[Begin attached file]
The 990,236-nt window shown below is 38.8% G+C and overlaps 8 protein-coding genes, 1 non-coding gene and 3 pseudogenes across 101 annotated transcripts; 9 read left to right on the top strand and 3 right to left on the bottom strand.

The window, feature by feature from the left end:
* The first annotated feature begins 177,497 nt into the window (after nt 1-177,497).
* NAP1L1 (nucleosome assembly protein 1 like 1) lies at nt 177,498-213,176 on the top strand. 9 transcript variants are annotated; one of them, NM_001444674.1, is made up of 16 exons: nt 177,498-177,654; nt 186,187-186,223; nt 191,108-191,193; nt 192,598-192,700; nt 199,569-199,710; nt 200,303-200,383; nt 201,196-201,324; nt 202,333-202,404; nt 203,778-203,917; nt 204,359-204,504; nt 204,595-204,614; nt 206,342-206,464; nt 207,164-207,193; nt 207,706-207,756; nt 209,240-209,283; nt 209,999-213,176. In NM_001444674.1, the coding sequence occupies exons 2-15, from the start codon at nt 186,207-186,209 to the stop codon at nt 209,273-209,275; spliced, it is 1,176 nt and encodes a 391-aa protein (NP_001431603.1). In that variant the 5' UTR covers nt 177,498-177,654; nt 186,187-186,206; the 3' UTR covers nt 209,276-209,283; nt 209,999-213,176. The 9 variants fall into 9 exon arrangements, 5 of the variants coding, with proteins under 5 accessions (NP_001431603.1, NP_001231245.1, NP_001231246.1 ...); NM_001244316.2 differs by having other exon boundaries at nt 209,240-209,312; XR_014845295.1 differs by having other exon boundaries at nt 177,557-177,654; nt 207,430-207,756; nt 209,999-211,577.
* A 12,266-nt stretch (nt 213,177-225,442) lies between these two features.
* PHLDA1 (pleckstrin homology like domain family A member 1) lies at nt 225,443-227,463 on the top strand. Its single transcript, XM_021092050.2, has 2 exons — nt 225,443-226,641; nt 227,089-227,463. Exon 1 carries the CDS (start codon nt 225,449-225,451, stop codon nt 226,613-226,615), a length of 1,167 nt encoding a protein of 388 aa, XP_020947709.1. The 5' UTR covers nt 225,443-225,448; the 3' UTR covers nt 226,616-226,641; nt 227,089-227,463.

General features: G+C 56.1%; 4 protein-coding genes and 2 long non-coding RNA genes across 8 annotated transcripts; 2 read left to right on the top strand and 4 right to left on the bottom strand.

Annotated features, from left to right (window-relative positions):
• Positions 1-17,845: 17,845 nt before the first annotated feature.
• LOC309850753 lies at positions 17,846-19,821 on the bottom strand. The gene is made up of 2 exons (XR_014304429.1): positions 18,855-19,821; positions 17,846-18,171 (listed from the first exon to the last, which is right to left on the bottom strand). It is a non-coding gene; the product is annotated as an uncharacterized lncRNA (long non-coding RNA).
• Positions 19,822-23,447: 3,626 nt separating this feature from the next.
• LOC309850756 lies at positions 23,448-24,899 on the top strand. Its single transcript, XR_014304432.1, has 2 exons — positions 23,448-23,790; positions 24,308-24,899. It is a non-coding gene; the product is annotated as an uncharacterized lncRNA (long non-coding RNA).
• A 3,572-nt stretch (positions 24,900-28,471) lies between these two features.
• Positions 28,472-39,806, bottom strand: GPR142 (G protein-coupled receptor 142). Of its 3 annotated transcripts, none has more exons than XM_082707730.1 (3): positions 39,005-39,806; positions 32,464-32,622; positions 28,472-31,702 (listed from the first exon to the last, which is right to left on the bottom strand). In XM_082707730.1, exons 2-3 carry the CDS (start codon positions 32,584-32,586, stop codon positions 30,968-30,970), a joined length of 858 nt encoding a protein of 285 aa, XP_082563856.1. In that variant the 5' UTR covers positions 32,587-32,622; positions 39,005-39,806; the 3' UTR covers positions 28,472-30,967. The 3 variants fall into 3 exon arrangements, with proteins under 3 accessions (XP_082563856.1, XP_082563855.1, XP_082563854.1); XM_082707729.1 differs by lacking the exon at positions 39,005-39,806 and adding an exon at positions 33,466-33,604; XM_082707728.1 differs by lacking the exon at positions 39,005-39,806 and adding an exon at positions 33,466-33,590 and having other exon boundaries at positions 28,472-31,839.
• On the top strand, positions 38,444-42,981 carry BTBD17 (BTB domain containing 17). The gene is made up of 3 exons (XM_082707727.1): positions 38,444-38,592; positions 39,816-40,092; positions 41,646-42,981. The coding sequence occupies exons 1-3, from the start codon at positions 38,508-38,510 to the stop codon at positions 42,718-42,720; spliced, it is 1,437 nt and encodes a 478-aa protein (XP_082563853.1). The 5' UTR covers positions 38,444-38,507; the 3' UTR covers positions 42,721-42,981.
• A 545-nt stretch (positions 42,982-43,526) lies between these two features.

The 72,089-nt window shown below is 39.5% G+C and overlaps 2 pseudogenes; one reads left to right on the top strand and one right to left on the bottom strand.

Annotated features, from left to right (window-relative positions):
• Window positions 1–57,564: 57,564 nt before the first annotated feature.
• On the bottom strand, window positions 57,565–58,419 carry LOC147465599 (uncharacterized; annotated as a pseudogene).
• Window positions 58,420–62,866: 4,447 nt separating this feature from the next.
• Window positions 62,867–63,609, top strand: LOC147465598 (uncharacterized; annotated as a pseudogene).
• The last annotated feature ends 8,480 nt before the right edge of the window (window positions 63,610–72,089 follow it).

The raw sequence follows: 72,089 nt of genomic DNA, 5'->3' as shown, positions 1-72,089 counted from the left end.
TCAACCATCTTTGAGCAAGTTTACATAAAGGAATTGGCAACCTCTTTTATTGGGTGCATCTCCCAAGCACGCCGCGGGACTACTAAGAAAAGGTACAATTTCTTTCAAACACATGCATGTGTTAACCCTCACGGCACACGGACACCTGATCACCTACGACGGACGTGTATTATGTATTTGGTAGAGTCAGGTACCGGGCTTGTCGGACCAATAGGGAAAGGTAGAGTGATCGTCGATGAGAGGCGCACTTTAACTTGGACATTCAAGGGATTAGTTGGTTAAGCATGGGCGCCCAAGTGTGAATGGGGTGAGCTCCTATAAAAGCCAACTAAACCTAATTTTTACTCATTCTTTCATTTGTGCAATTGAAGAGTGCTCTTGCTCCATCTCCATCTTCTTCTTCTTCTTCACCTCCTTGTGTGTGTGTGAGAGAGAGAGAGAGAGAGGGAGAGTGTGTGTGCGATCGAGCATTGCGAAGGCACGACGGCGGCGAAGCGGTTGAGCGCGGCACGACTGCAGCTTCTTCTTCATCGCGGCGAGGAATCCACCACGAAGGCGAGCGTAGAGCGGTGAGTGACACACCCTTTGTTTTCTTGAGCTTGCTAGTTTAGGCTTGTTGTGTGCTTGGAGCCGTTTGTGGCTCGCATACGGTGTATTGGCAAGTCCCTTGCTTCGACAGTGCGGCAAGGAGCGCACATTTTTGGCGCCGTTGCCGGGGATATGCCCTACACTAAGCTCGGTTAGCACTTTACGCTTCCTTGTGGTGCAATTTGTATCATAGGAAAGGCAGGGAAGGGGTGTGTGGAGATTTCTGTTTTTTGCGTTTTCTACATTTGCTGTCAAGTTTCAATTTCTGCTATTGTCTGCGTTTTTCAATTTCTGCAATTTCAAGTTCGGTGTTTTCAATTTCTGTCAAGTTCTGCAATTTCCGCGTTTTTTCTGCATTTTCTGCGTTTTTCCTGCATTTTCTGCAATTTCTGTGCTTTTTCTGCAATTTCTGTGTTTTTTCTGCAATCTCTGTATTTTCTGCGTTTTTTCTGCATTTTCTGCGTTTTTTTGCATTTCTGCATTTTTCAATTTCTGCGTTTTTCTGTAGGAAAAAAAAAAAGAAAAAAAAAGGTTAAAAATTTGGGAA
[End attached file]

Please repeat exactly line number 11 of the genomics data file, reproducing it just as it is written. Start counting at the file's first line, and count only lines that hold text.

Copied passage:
• Positions 19,822-23,447: 3,626 nt separating this feature from the next.